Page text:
Lets urge lawmakers to modernize voting system
As an Office of Hawaiian Affairs trustee, I feel a particular obligation to understand and respond to the plight of the thousands of Native Hawaiian families who are Asset Limited, Income Constrained, Employed, or ALICE. Nearly half of all Hawaii households are ALICE and struggling. There are ALICE households on every island, from over 30 percent on Kauai to over 40 percent on Maui.
ALICE families are found in every county, in rural, urban and suburban areas. They are people we know, often working hard to keep their heads above water while juggling two, sometimes three jobs to feed and shelter their family. They have no time for anything that takes away from the all-consuming effort to simply survive. So, for them, taking the time to register to vote is one more chore that too often falls by the wayside on their list of priorities.
Automatic voter registration (AVR) is a step in the direction of better government that can help improve their lives. The good news is that the Legislature is seriously considering joining 17 other states and Washington, D.C, to introduce AVR in Hawaii. We should cheer them on.
AVR offers speed, accuracy and convenience. It also saves money. Lots of money. Here is how.
Anytime someone gets or renews a driver’s license or state ID, or files a change of address, the department of motor vehicles transmits their information electronically to the Office of Elections. No more trying to decipher handwriting. One can say “No, I don’t want you to do that” if one really does not want to be registered to vote and participate in our democracy. (I hope those opt-outs will be few and far between.) So, unless they deliberately choose to opt out, the Office of Elections will receive their updated information and that in turn will ensure that there will be no money wasted sending ballots to the wrong address.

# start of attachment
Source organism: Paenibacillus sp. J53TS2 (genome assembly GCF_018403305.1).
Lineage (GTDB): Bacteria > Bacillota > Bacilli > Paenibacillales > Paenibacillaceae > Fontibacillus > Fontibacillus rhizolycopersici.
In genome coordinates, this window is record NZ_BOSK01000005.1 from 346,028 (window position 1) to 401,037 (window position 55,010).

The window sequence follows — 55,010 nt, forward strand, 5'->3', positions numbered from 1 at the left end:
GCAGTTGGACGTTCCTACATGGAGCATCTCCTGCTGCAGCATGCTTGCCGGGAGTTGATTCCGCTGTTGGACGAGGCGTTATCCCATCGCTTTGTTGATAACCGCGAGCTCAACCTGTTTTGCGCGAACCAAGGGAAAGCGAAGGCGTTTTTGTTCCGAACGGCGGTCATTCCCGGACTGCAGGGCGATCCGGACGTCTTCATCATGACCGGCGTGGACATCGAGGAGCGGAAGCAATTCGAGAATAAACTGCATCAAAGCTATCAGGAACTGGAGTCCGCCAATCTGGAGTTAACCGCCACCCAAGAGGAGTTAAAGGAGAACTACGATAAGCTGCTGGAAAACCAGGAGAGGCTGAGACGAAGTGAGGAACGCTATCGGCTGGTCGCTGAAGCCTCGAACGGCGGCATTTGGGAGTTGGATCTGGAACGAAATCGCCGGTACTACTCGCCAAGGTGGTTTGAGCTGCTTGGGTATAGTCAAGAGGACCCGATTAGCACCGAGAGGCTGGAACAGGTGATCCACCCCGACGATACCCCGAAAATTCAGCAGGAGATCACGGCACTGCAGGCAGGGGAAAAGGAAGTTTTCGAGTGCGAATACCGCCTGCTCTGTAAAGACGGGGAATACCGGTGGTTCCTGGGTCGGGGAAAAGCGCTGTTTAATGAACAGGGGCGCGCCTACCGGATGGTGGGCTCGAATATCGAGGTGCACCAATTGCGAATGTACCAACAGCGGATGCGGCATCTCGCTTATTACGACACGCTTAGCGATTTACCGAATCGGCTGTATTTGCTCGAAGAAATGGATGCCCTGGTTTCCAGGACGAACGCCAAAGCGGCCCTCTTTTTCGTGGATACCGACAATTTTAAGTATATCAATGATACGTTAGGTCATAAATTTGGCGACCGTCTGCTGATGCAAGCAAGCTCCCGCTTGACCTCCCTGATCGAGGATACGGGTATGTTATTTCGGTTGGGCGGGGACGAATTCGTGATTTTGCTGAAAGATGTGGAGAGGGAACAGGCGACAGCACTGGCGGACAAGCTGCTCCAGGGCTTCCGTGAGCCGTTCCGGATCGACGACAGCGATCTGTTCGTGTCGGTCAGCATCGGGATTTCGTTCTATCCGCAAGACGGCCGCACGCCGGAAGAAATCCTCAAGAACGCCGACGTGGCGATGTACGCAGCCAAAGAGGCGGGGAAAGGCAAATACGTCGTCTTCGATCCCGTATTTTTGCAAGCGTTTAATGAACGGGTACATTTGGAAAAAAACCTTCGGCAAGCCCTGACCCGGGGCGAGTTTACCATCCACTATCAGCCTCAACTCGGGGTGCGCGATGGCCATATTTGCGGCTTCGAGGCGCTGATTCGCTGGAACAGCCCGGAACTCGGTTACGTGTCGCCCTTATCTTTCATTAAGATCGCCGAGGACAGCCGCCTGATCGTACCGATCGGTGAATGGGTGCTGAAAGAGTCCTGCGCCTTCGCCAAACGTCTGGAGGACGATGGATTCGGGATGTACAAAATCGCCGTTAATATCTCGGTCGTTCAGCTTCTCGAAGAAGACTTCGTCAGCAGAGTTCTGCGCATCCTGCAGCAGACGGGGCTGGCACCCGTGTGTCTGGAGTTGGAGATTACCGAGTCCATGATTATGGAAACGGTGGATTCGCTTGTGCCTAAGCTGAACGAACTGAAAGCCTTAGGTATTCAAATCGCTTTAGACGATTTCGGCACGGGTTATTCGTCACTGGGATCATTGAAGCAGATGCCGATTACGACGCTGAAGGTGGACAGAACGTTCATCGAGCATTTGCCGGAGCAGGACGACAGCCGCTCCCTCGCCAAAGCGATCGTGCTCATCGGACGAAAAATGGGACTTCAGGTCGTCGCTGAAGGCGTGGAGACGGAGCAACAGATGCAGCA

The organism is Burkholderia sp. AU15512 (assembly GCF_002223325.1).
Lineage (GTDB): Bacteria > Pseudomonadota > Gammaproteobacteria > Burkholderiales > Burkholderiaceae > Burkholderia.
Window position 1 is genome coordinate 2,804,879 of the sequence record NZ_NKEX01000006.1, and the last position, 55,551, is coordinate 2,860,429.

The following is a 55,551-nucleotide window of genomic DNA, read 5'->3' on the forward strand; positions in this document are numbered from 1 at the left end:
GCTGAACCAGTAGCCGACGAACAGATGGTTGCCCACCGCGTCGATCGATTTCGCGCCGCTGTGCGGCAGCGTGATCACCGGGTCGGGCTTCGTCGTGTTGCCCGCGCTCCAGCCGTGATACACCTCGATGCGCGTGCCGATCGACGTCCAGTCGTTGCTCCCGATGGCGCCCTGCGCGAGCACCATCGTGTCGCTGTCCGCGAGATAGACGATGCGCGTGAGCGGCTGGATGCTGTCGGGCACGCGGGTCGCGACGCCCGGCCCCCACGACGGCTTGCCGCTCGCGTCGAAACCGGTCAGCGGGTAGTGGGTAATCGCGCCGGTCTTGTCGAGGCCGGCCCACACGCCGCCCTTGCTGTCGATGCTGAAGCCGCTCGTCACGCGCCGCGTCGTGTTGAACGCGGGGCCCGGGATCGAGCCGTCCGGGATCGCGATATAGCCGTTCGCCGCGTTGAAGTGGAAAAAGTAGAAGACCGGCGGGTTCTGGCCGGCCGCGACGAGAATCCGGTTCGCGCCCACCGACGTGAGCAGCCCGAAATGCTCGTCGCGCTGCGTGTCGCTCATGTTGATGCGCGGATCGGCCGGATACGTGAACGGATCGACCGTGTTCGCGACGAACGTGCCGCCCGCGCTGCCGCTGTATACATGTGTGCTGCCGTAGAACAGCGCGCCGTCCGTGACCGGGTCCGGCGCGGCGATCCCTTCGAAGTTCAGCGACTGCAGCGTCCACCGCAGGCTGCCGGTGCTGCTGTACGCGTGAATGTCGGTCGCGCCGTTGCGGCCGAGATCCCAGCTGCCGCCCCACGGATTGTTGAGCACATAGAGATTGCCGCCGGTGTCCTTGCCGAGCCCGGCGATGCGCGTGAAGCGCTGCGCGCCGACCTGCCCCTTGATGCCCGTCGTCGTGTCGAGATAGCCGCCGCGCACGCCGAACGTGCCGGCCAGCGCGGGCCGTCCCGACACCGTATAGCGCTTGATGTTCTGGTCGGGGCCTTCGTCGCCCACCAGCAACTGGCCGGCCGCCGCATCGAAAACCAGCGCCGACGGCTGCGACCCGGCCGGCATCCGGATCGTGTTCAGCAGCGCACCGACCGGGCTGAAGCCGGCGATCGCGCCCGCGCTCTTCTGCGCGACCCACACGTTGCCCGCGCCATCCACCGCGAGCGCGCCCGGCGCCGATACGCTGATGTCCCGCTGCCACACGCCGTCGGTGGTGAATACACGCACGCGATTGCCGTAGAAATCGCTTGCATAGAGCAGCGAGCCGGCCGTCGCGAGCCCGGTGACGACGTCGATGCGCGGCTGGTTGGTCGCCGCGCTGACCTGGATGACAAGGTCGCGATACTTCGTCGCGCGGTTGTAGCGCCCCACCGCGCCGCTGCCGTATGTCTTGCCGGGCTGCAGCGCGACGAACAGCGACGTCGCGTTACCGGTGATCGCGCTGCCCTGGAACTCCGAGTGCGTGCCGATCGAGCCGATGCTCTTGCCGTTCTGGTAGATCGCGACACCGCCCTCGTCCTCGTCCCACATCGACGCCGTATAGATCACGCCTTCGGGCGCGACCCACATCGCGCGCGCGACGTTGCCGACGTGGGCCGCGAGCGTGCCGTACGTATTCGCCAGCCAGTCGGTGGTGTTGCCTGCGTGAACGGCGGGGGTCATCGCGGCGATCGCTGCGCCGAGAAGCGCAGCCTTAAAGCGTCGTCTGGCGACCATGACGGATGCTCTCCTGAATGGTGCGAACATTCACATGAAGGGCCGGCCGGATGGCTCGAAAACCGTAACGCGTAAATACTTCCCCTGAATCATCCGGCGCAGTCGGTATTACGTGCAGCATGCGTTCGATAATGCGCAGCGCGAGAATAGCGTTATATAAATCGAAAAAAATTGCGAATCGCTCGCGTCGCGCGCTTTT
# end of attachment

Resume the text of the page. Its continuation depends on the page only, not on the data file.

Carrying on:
Participation increases, money is saved. The cost of labor processing paper forms in the last election was nearly $600,000. This is money that could be saved and redirected to areas of real need. Further savings could be derived from not having to print voter registration forms, from the elimination of mailings related to duplicate registration entries, and from savings on the postage of forwarding registration forms to the proper recipient.
AVR may not seem like a very pressing issue. But I would argue that streamlining and removing roadblocks to democracy are crucial to uplifting everyone. Easing access to voting when Election Day rolls around is especially important to communities who are too stressed to be able to afford the time and burden of a separate voter registration process, and who therefore are not participants in the process of choosing who can best represent their interests and address their needs. It also makes it harder for them to hold elected officials accountable because they sat out the election and failed to exercise their vote.
Whatever the imperfections of our democracy, it starts with casting one’s vote. AVR helps pave the way for that to happen. Let’s urge lawmakers to take this next step toward modernizing our elections system. The more we can do to bring people into the public policy conversation, the more likely it is that we can work together meaningfully to improve the lives of struggling families across the Hawaiian Islands.
* Hulu Lindsey represents Maui as an Office of Hawaiian Affairs trustee.